It was politically delicate for both Obama and al-Maliki, who each faced widespread opposition from their respective publics to continue a war that was never popular in either nation.
But talks ran aground over Iraqi opposition to giving American troops legal immunity that would shield them from Iraqi prosecution. Legal protection for U.S. troops has always angered everyday Iraqis who saw it as simply a way for the Americans to run roughshod over the country. Many Iraqi lawmakers were hesitant to grant immunity for fear of a backlash from constituents.
“When the Americans asked for immunity, the Iraqi side answered that it was not possible,” al-Maliki told a news conference Saturday. “The discussions over the number of trainers and the place of training stopped. Now that the issue of immunity was decided and that no immunity to be given, the withdrawal has started.”
When Obama announced Friday that all American forces would leave Iraq by the end of the year, he did not mention the immunity issue, portraying the decision as the fulfillment of one of his main campaign promises to end the conflict.
The impression of the U.S. as all-powerful has always permeated Iraqi society, leaving many Iraqis assuming that the decision was purely an American one instead of an Iraqi choice.
Many, both Sunnis and Shiites, were sure the departure of American forces inevitably will lead to a rise in Iranian influence.
“The withdrawal announcement is a message to the Iranians to come and take over Iraq. The Iraqis are the real losers here because they have replaced the U.S. occupation with Iranian occupation,” said Adel al-Dulaimi, a Sunni from northern Baghdad.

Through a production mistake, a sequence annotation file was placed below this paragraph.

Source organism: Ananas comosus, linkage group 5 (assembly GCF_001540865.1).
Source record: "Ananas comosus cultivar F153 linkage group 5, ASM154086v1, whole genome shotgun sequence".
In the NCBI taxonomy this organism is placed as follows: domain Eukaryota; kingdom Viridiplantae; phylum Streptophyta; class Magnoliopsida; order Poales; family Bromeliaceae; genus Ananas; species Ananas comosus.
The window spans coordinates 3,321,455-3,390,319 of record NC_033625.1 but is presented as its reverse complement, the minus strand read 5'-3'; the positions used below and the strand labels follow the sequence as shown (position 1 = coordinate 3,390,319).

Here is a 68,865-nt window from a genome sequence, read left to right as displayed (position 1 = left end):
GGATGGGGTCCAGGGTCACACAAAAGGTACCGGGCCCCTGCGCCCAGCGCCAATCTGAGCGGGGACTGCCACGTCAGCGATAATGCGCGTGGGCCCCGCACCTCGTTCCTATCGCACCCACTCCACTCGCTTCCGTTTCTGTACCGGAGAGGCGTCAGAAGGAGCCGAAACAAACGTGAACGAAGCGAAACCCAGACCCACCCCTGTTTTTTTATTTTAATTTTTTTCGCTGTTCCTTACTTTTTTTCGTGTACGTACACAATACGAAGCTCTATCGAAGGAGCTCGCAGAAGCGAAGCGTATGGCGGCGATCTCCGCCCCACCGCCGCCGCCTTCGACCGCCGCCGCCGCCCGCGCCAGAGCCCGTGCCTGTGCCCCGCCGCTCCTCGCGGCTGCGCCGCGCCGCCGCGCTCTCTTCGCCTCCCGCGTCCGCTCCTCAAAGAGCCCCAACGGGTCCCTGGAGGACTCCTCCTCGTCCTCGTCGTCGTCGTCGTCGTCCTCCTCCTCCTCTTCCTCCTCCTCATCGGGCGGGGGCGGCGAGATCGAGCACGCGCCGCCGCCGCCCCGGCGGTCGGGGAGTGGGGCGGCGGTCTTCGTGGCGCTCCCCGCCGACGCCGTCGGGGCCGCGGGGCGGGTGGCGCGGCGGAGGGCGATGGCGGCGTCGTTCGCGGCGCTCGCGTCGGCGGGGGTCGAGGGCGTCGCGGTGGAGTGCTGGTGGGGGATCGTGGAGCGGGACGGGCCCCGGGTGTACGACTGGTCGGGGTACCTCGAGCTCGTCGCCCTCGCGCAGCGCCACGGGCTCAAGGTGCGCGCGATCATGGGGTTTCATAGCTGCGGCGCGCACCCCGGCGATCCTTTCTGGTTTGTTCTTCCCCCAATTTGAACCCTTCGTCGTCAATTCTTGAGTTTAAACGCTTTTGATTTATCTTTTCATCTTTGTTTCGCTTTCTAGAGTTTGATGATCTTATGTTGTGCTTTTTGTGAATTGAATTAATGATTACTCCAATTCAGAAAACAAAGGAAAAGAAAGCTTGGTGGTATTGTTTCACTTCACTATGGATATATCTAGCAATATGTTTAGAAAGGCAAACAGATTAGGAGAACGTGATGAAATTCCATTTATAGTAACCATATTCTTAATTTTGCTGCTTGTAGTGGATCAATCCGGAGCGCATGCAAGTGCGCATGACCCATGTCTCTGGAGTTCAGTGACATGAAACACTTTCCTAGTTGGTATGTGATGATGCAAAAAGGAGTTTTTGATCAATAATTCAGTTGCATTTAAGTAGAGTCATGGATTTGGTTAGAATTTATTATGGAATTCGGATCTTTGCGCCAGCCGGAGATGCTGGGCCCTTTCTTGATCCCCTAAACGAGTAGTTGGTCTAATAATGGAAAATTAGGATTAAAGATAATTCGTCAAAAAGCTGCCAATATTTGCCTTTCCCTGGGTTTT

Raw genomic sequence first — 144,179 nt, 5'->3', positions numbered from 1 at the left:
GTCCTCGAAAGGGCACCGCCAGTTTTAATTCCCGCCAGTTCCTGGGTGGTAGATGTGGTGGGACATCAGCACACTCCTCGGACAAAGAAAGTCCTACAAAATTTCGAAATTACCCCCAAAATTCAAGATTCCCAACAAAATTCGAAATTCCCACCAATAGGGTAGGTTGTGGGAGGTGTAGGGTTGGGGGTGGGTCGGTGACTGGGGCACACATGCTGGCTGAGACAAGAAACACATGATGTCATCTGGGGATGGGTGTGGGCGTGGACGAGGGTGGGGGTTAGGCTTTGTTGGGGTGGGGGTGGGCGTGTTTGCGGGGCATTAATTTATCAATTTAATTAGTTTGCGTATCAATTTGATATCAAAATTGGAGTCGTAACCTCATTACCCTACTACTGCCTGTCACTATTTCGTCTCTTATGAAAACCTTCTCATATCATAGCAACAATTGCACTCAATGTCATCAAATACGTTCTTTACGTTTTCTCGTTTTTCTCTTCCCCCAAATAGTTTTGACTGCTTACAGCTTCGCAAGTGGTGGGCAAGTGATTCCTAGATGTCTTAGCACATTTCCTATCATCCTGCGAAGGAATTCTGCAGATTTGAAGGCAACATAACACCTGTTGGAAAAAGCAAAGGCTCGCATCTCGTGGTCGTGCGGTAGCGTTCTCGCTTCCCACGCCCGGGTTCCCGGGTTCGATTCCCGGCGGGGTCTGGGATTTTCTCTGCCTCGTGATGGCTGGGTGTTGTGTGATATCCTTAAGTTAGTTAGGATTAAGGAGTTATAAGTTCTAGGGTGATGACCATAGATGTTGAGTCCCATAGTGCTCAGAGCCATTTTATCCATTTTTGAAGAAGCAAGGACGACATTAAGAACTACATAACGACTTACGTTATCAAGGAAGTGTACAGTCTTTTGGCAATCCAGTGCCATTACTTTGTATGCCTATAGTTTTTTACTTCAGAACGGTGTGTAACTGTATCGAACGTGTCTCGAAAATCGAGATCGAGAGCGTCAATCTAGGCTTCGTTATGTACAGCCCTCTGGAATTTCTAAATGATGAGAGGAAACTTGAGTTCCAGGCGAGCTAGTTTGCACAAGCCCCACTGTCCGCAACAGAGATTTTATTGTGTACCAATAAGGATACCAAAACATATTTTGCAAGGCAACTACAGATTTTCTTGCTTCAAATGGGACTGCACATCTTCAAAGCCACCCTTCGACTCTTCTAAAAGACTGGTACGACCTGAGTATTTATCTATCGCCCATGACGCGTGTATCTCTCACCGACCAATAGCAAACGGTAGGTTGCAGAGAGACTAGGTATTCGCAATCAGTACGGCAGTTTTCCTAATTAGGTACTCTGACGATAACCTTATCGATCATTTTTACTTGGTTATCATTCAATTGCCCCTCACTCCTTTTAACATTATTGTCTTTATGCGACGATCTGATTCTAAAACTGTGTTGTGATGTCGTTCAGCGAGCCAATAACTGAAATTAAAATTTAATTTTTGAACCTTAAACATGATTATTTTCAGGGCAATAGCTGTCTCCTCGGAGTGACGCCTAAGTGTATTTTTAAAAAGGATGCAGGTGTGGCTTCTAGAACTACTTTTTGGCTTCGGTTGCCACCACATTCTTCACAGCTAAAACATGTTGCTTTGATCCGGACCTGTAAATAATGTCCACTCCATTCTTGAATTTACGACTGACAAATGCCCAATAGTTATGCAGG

In an interview released Saturday, Iranian President Mahmoud Ahmadinejad said that Tehran has “a very good relationship” with Iraq’s government that will continue to grow.
“We have deepened our ties day by day,” Ahmadinejad said in an interview Saturday with CNN.
To be sure, many Iraqis were happy. Iraqis resented years of having to pull to the side of the road when American troops drove by or putting up with raids of their homes in the middle of the night.
“The Iraqi people are the winner because a few months from now, we will walk in the streets without seeing U.S. troops and this is a source of joy to us because Iraq has restored its full sovereignty,” said Saif Qassim, a Sunni from the northern city of Mosul.
Others suspicious of the U.S. questioned whether the American military would ever give up its toehold here.
“I believe that the full withdrawal will be only in the media but there must be secret deals with the Americans to keep some American forces or members of the American intelligence,” said Raja Haidr, a Shiite from eastern Baghdad. “They won’t leave.”
Al-Maliki told reporters he still wants American help in training Iraqi forces to use billions of dollars worth of military equipment that Baghdad is buying from the United States. About 160 U.S. troops will remain at the U.S. Embassy in Baghdad to help oversee training plans – a duty that is common at most American diplomatic posts worldwide.
U.S. officials, from Obama to Defense Secretary Leon Panetta and Secretary of State Hillary Clinton, stressed that Washington will continue to have a strong diplomatic relationship with Baghdad.
Michael O’Hanlon, an expert at the Brookings Institution in Washington said continued violence in Iraq was a threat whether or not U.S. troops remain.
“But it’s true that their frequency may increase absent U.S. help in areas of intelligence and special operations,” said O’Hanlon, who had been lobbying for a larger U.S. force to remain behind. “In addition, I do fear the residual risk of civil war goes up with this decision.”